“I had my ups and downs but one thing that was constant throughout this whole entire thing was, as much as I wanted to, I didn’t give up,” Nichols said in the Zoom-based court session Monday that served as both his sentencing and commencement. “I didn’t realize, until being through this program, that I was capable of having confidence and forgiving myself. It was really hard because I suffer from severe mental health issues and all my life I’ve been down on myself. … I am worthy of all the great things and I have friends in my life now I never used to have. I am the underdog of this story. I succeeded in stepping forward in my life, in recovery. I may not be perfect but I’m doing pretty good, and that’s all that matters to me.”


Tice, the judge who oversees the disorders court program, agreed that Nichols had persevered in his journey and said he was proud of him. The disorders court program currently serves 29 people.

“You had that moment where you sort of figured it out and decided what you had to do,” Tice said as more than a dozen other defendants also in the disorders court program looked on, and offered their own words of encouragement, via Zoom. “And you met that challenge. I think you figured out you have self-worth. A lot of us beat up on ourselves, and I think you’re one of those people. But there comes a moment you have to forgive yourself and move on. I think it finally came to that and that’s why you’re sitting here at commencement.”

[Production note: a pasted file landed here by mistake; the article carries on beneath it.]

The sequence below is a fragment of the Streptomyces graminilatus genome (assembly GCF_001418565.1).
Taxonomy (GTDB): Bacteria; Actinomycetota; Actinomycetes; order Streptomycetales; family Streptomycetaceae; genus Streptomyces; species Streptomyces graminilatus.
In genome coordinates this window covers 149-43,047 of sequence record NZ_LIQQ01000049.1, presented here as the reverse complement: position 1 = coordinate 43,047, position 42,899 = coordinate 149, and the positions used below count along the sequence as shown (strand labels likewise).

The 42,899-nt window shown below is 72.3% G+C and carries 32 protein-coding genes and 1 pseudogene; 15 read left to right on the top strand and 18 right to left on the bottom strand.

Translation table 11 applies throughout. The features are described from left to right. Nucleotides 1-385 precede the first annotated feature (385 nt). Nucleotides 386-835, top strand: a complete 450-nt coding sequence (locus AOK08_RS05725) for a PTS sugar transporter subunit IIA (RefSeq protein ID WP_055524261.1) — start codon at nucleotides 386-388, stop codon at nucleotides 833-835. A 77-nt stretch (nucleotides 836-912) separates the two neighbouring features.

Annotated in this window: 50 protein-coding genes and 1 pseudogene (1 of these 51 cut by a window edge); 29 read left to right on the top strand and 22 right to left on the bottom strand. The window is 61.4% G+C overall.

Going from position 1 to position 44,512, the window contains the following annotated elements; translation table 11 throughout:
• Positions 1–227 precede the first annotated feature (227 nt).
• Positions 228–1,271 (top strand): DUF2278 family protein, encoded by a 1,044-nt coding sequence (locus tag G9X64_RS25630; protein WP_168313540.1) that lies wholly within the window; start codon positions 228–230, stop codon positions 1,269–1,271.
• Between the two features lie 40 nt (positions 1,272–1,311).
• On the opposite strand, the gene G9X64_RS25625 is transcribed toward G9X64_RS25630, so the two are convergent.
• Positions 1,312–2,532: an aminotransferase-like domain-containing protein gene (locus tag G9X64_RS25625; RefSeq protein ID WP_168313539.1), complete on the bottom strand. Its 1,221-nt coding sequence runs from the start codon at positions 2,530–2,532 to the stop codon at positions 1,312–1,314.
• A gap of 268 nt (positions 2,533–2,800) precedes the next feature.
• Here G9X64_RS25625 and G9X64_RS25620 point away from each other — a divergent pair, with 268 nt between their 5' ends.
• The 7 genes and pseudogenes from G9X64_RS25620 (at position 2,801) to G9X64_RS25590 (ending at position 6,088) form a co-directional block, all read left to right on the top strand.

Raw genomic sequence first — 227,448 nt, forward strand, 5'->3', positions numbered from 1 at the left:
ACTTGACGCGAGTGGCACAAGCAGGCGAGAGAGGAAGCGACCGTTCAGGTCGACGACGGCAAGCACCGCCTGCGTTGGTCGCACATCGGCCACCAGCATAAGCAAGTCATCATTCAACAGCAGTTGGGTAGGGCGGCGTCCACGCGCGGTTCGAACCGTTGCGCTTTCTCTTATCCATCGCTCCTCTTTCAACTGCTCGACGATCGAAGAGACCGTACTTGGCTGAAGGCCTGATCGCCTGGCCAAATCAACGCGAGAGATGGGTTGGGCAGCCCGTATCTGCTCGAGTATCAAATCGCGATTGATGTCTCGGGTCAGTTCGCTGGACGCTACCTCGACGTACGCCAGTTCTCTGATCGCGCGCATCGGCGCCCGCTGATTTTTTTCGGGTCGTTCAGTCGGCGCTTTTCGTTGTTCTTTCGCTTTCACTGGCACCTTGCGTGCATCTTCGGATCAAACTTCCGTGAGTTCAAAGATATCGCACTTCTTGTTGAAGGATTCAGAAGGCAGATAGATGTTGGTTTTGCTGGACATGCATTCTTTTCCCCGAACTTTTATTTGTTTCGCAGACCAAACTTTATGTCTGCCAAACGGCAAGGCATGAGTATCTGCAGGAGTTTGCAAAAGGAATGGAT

If Nichols hadn’t met the requirements of the program, which includes random drug testing, he could have been sentenced on the Class B robbery charge, punishable by up to 10 years in prison.


District Attorney Maeghan Maloney said that holds participants accountable and protects the community.

Instead, because Nichols successfully completed the program requirements, which include that participants either enroll in school full-time or secure a job, he was sentenced to 364 days imprisonment, with all but 188 days suspended. He’ll be on probation for a year, with conditions including that he not use alcohol, illegal drugs or prescription drugs unless prescribed.

Officials said they have not been able to reach the clerk who was working at the store during the robbery to ask whether the person wants to take part in a restorative justice program that enables victims to express the harm caused to them by perpetrators of crime. Nichols was apprehended while leaving the store by an Augusta police officer who happened to be passing by.